What was the seed for “A Different Fate”?
I was rereading Lloyd Alexander’s The Black Cauldron. He has those terrific and terrible sisters, Orwen, Orddu, and Orgoch, and they got me to thinking about the repeating pattern of triune women in mythologies. Or, to be more accurate, it plucked that ongoing fascination with triune women out of the back of my brain, and put it into a place where I needed to write something about it. I had also recently reread a bunch of Greek tragedies, and so that was why the story took on the particular flavor that it did.
Did you uncover anything interesting while researching for the story?
It’s odd to think about actively doing research for this story, because in the absolute sense of “did I look up things specifically for this story,” the answer is no—except for checking the kind of fibers that might be used in weaving—I didn’t do any. But in another sense, most of the pieces of this story come from things that have fascinated me for a while, or stuck in my head like tiny, irritating grains of sand, just waiting for something to come along that would let me string them together in a story. Like the question of “What do women want?” and the archetype of the Loathly Lady, from “The Wife of Bath’s Tale”—it’s a fascinating look at desire and consent and autonomy, stuck into a monster story, so of course I want to write about that. Because part of that story is based around the question of a woman’s appearance, I could use that here, combining it with the idea that if there is a triune figure of womanhood, maybe the appearance of those three women changes, and the question of who gets to decide about that appearance—even the other sisters don’t ever want to be Orgoch.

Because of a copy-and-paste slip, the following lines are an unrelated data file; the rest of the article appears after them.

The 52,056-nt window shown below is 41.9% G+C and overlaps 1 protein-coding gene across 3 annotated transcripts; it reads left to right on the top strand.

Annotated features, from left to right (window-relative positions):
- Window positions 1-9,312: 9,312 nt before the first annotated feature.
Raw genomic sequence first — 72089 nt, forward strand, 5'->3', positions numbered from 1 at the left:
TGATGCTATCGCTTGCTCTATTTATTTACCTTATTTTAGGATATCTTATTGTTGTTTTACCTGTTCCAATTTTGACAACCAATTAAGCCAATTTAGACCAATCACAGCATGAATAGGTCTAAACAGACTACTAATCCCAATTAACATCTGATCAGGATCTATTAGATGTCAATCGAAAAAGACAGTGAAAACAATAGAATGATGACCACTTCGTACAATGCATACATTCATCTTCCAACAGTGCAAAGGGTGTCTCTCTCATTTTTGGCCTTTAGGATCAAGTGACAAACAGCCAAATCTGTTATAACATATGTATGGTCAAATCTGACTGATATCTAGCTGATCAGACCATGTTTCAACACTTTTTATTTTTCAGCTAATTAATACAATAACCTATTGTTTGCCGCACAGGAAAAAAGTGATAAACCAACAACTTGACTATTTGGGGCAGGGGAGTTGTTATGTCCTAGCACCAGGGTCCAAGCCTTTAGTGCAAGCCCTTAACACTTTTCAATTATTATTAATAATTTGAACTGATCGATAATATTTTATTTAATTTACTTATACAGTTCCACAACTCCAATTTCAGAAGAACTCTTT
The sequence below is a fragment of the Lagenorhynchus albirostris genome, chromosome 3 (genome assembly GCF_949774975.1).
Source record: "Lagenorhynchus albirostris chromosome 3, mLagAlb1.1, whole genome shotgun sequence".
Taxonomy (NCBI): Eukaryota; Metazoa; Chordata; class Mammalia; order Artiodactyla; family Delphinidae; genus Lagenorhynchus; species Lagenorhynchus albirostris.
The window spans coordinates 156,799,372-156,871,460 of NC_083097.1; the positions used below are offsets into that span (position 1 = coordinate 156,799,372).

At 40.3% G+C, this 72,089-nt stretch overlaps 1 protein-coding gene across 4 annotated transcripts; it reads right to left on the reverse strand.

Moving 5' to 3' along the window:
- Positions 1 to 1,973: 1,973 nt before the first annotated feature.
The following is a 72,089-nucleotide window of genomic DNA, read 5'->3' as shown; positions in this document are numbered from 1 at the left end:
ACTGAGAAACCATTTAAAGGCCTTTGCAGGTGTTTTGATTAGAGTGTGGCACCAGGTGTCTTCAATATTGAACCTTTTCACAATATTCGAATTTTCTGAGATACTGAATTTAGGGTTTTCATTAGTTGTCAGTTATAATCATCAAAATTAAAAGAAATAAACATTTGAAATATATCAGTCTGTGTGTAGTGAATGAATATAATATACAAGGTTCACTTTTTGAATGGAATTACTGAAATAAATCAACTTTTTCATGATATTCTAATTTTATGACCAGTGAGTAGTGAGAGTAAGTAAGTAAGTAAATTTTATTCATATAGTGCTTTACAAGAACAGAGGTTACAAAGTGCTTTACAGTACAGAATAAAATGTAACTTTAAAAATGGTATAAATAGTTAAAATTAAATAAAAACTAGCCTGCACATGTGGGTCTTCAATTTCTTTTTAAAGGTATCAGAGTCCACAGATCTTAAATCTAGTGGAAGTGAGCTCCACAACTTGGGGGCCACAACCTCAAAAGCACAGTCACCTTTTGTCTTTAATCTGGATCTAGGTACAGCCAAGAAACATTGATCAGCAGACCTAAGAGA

You’ve said that “. . . one of the best things I can do to feed my own creativity is to immerse myself in art that is different than writing.” Did you immerse yourself at all into the art of weaving?
I wish that I had! Fiber arts fascinate me, and I would love to learn more about spinning and weaving, and maybe even be able to do them myself someday.
How can choice exist within the context of fate?
I don’t believe in predestination—the idea that everything is already written and planned out and that all we are doing is dancing a set of steps that have already been choreographed. I very much believe that we have the individual freedom to fuck up, and to be full of grace. I also believe that humans are story-telling animals—we like things to make sense, we like narrative. So when we look back, and try and make sense of things, we impose a context, a narrative, on top of events, and one of the names we call that context is Fate.
Why name the other sister Andromeda?
I needed a name from Greek mythology that wasn’t one associated directly with tragedy, so some of my favorite names—Iphigenia, Phaedra—were right out. And I love that Andromeda becomes a constellation after her death. It’s a good fate.
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